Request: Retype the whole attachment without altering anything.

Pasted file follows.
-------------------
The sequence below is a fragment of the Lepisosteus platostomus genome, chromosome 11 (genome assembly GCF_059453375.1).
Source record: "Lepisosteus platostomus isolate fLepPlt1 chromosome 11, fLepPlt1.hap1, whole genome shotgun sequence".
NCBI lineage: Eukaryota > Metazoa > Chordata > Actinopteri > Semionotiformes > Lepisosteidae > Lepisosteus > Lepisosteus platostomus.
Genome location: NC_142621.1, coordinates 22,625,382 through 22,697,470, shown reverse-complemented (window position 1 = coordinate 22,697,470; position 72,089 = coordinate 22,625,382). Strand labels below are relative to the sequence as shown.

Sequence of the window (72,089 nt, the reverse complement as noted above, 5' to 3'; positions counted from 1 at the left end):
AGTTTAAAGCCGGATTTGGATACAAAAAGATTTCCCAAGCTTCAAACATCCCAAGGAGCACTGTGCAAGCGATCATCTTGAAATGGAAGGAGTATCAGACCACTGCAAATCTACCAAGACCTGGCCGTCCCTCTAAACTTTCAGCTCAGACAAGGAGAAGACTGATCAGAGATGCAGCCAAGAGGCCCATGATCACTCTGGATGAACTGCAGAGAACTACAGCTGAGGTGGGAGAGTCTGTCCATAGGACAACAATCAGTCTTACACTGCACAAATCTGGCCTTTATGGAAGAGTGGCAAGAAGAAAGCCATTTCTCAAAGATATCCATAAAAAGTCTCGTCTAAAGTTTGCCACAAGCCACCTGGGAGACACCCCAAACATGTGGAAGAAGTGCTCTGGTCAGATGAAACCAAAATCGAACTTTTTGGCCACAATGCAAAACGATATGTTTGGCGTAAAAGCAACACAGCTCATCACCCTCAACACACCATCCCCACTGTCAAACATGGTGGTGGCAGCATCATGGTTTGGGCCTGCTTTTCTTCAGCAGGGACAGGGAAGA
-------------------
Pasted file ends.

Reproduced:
The sequence below is a fragment of the Lepisosteus platostomus genome, chromosome 11 (genome assembly GCF_059453375.1).
Source record: "Lepisosteus platostomus isolate fLepPlt1 chromosome 11, fLepPlt1.hap1, whole genome shotgun sequence".
NCBI lineage: Eukaryota > Metazoa > Chordata > Actinopteri > Semionotiformes > Lepisosteidae > Lepisosteus > Lepisosteus platostomus.
Genome location: NC_142621.1, coordinates 22,625,382 through 22,697,470, shown reverse-complemented (window position 1 = coordinate 22,697,470; position 72,089 = coordinate 22,625,382). Strand labels below are relative to the sequence as shown.

Sequence of the window (72,089 nt, the reverse complement as noted above, 5' to 3'; positions counted from 1 at the left end):
AGTTTAAAGCCGGATTTGGATACAAAAAGATTTCCCAAGCTTCAAACATCCCAAGGAGCACTGTGCAAGCGATCATCTTGAAATGGAAGGAGTATCAGACCACTGCAAATCTACCAAGACCTGGCCGTCCCTCTAAACTTTCAGCTCAGACAAGGAGAAGACTGATCAGAGATGCAGCCAAGAGGCCCATGATCACTCTGGATGAACTGCAGAGAACTACAGCTGAGGTGGGAGAGTCTGTCCATAGGACAACAATCAGTCTTACACTGCACAAATCTGGCCTTTATGGAAGAGTGGCAAGAAGAAAGCCATTTCTCAAAGATATCCATAAAAAGTCTCGTCTAAAGTTTGCCACAAGCCACCTGGGAGACACCCCAAACATGTGGAAGAAGTGCTCTGGTCAGATGAAACCAAAATCGAACTTTTTGGCCACAATGCAAAACGATATGTTTGGCGTAAAAGCAACACAGCTCATCACCCTCAACACACCATCCCCACTGTCAAACATGGTGGTGGCAGCATCATGGTTTGGGCCTGCTTTTCTTCAGCAGGGACAGGGAAGA